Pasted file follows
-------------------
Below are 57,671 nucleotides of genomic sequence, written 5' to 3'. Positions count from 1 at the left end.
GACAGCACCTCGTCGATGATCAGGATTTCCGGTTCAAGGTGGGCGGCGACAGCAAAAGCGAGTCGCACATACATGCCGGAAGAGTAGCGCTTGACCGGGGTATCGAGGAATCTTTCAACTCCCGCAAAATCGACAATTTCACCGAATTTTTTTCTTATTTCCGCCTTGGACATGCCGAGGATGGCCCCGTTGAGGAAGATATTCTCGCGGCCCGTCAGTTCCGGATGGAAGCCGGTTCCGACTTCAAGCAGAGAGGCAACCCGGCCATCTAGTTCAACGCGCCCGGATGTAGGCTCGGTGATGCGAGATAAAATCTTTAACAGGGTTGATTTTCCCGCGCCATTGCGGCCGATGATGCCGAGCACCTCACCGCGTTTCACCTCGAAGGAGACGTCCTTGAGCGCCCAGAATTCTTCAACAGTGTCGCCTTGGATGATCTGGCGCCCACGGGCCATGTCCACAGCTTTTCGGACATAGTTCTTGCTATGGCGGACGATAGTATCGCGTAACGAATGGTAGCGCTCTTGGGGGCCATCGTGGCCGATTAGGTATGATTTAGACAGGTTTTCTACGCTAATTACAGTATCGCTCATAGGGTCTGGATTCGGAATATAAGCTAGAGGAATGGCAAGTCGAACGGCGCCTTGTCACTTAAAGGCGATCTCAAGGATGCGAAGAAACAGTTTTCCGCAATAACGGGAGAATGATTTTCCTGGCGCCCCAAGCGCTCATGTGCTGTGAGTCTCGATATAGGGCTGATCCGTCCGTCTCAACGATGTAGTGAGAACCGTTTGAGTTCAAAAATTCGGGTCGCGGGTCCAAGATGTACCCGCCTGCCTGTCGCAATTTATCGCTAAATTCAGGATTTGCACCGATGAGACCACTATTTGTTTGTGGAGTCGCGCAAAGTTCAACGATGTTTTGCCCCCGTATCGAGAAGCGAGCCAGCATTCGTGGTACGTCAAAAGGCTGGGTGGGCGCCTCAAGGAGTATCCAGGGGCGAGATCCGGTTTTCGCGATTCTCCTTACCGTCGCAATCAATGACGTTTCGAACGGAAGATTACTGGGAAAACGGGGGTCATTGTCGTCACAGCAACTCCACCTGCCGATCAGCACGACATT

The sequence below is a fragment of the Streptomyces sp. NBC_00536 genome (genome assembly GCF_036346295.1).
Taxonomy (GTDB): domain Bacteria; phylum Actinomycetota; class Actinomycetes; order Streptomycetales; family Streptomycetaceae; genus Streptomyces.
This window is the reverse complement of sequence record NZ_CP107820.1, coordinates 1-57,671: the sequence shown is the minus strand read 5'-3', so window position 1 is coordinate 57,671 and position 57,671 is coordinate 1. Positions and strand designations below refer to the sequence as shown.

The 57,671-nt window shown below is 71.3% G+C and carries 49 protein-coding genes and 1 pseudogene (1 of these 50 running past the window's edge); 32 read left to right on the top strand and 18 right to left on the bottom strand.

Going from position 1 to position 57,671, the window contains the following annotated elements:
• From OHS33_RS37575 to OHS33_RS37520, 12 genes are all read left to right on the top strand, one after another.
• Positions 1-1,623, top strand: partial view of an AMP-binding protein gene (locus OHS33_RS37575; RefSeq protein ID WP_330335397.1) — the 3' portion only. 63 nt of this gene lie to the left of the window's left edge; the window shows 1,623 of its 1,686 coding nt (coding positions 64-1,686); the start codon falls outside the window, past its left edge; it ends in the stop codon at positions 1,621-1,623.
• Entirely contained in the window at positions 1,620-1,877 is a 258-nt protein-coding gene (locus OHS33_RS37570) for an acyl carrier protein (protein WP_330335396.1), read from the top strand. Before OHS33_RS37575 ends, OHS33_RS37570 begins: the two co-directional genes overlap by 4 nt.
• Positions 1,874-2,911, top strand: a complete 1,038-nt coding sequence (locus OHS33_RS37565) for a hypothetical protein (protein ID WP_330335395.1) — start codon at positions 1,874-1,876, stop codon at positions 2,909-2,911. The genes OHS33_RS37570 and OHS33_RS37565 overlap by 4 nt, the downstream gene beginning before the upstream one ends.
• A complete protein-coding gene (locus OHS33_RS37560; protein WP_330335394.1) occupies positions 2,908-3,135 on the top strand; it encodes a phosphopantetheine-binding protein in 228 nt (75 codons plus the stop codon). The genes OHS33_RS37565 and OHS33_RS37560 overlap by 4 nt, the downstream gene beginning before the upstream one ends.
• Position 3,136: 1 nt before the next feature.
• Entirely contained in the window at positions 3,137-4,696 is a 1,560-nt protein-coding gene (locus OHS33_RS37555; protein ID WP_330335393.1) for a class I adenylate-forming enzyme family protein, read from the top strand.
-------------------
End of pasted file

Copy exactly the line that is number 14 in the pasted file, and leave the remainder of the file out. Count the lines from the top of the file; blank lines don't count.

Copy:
• Entirely contained in the window at positions 3,137-4,696 is a 1,560-nt protein-coding gene (locus OHS33_RS37555; protein ID WP_330335393.1) for a class I adenylate-forming enzyme family protein, read from the top strand.